An array of healthcare IT trade groups have sent in comments offering insight and recommendations on ONC’s draft Trusted Exchange Framework and Common Agreement (TEFCA).
For background, last month the Department of Health and Human Services (HHS) released its draft Trusted Exchange Framework, as required by the 21st Century Cures Act of 2016. Specifically, Congress directed ONC (the Office of the National Coordinator for Health IT) in the legislation to “develop or support a trusted exchange framework, including a common agreement among health information networks nationally.”
The draft Trusted Exchange Framework, released on Jan. 5, 2018, outlines a common set of principles for trusted exchange and minimum terms and conditions for trusted exchange. This is designed to bridge the gap between providers’ and patients’ information systems and enable interoperability across disparate health information networks (HINs) by providing a “single on-ramp” to patient information, according to ONC officials. What’s more, the TEFCA will be facilitated through ONC in collaboration with a single recognized coordinating entity (RCE).
The 45-day public comment period on TEFCA has just ended, and leading associations have made their suggestions public. Following stakeholder input, and refinements to the draft document, a final draft of the combined Trusted Exchange Framework and Common Agreement will be released. Right now, although many of the organizations are broadly showing support for the effort, they all see issues that will need to be worked out.
Leaders from the Ann Arbor, Mich.-based College of Healthcare Information Management Executives (CHIME), for one, believe that the TEFCA draft timeline “is aggressive and sharply limits thoughtful input by stakeholders.” CHIME noted, “The TEFCA draft, however, creates an expansive, complex, and rather prescriptive structure that is not amenable to cursory reading or rapid consideration.”
As such, CHIME proposes that ONC opens up an additional comment period this year for the public prior to finalizing the TEFCA. However, as reported by Healthcare Informatics Senior Editor, David Raths, at the Feb. 21 meeting of the Health Information Technology Advisory Committee (HITAC), in response to a question during the meeting, ONC officials said there would not be a second round of comments on the draft TEFCA, but there will be more comment period on the common agreement later in the year.
What’s more, CHIME said that it is also worried about the timing of the forthcoming certification/ information blocking rule expected from ONC in April. “We have found it hard to offer meaningful comments without a complete picture of the policy landscape. We have heard several concerns from members and other stakeholders that while use of the Framework is voluntary pursuant to the 21st Century Cures Act, that they worry HHS could deem providers data blockers if they are not using TEFCA,” CHIME wrote in its comments.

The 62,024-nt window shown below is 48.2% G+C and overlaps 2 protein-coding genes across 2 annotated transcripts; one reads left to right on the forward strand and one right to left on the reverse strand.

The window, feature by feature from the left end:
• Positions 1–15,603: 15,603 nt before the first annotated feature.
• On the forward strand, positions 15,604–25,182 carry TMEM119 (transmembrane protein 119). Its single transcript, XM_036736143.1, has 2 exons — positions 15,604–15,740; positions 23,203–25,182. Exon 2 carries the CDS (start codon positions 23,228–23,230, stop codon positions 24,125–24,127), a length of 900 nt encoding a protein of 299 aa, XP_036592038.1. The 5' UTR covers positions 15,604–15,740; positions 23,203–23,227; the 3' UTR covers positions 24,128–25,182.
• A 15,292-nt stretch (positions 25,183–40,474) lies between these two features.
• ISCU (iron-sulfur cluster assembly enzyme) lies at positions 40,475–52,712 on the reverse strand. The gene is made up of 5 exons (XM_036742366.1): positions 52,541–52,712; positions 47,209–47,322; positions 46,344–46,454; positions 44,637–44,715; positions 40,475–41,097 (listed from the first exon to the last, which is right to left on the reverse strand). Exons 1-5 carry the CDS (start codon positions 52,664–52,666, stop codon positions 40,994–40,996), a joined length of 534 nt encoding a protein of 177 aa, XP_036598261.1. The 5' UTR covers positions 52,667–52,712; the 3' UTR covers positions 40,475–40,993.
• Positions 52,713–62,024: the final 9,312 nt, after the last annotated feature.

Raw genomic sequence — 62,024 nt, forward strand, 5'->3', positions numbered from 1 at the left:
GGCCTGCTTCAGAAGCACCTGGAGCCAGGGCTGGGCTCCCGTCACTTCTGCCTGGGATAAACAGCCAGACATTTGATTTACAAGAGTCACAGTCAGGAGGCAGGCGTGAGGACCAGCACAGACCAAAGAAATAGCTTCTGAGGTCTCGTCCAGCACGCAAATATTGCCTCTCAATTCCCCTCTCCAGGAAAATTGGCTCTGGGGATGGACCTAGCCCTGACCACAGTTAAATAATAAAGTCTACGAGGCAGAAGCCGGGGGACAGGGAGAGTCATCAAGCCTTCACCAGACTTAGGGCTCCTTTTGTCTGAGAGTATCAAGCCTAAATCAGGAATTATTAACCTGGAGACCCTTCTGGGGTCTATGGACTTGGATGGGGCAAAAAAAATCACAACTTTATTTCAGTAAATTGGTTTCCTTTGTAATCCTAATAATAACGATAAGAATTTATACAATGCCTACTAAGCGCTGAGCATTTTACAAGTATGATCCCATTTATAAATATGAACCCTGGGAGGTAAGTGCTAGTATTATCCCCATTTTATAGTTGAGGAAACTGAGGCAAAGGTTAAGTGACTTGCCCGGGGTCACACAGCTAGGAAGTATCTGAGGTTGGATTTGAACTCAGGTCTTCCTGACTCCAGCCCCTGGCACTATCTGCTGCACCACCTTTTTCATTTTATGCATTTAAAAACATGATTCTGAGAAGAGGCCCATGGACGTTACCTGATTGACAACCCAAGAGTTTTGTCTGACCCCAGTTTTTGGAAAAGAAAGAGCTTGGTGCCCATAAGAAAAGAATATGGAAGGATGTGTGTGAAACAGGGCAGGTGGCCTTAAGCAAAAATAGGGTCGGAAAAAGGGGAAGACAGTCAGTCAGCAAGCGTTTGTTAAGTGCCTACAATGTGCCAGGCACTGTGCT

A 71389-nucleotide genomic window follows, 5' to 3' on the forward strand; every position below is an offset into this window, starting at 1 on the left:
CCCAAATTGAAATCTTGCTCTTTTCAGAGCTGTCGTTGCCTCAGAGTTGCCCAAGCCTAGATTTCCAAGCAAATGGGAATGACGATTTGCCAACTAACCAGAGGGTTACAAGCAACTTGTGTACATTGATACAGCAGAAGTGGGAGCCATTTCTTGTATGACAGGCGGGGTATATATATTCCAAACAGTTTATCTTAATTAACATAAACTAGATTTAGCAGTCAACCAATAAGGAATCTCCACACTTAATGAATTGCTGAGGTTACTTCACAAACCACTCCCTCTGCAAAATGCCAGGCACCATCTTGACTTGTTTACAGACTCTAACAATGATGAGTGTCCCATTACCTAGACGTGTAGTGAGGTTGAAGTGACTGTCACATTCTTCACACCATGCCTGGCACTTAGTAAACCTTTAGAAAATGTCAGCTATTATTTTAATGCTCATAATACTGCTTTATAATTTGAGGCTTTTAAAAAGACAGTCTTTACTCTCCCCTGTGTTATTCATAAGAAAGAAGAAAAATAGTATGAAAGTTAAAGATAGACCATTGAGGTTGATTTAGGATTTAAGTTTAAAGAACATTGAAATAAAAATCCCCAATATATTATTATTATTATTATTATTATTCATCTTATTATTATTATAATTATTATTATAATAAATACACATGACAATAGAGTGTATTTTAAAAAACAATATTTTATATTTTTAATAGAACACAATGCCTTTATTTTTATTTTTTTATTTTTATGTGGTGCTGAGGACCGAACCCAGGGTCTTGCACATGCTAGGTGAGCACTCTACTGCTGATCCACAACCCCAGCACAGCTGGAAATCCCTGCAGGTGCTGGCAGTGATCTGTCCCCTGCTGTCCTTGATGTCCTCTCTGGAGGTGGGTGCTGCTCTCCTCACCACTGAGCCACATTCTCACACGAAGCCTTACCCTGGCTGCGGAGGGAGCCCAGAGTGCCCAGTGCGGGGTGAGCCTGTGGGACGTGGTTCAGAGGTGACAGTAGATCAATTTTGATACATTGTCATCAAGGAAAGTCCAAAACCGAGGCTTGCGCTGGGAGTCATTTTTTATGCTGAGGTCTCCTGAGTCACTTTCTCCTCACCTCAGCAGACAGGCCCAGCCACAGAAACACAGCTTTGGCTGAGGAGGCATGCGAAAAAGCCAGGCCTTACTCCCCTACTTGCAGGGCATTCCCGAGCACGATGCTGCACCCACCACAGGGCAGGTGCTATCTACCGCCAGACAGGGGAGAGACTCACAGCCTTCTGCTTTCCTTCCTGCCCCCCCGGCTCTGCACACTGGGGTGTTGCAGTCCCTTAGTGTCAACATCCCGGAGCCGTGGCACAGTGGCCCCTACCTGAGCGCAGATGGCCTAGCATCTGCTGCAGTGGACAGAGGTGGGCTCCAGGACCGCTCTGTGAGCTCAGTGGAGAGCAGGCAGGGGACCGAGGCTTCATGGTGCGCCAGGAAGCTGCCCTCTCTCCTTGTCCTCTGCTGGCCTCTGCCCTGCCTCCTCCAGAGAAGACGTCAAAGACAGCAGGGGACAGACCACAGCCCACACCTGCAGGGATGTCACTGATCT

Regarding the RCE, which ONC has said will be tasked with operationalizing the Trusted Exchange Framework, and which will have responsibilities such as overseeing security in the network, CHIME said it should be a “broad-based, neutral entity that is a not for profit with multi-stakeholder representation—to include the provider community—on its board.” And rather than naming the RCE this spring, as intended, given its central role in the process, CHIME urges that the selection process not be hurried.
Expressing similar concerns to CHIME, the Charlotte, N.C.-based Premier said that the final TEFCA “must explain when and how other 21st Century Cures provisions (i.e., application programming interfaces (APIs), information blocking and registries) will be implemented and harmonized with the TEFCA since they are interrelated and interdependent.”
Regarding the RCE, Premier said “ONC must ensure that the RCE governance and operational processes are transparent and include multi-stakeholder oversight,” and that “the final TEFCA must include an RCE evaluation strategy, approach and process.” Premier further said that “ONC needs to better articulate specific roles and responsibilities of different types of QHINs [qualified health information networks], their participants and end users.”
Additionally, the Bethesda, Md.-based American Medical Informatics Association (AMIA), urged federal officials to develop a comprehensive timeline, which includes establishment of pilots for specific aspects of the TEFCA, and they challenged ONC to establish a “share first, structure later” data policy, so that important data elements are not trapped behind siloed systems.
AMIA recommended that ONC develop a roadmap that details an implementation plan at least three years into the future and ONC should establish specific pilot tests to inform this implementation plan. AMIA also urged ONC to seek feedback from the wider stakeholder community as the roadmap is implemented, and they requested that the lead coordinating body, the RCE, be required to hold open comment periods, listening sessions, and other accountability mechanisms.
The Pew Charitable Trusts, meanwhile, focused on patient matching in its comments. It said that “The draft TEFCA recognizes accurate patient matching as essential for electronic health information exchange: QHIN participants need to ensure some patient demographic data is used.” To this end, Pew noted that two provisions in the draft TEFCA could also help improve patient matching through the consistent use of demographic data and identity proofing.
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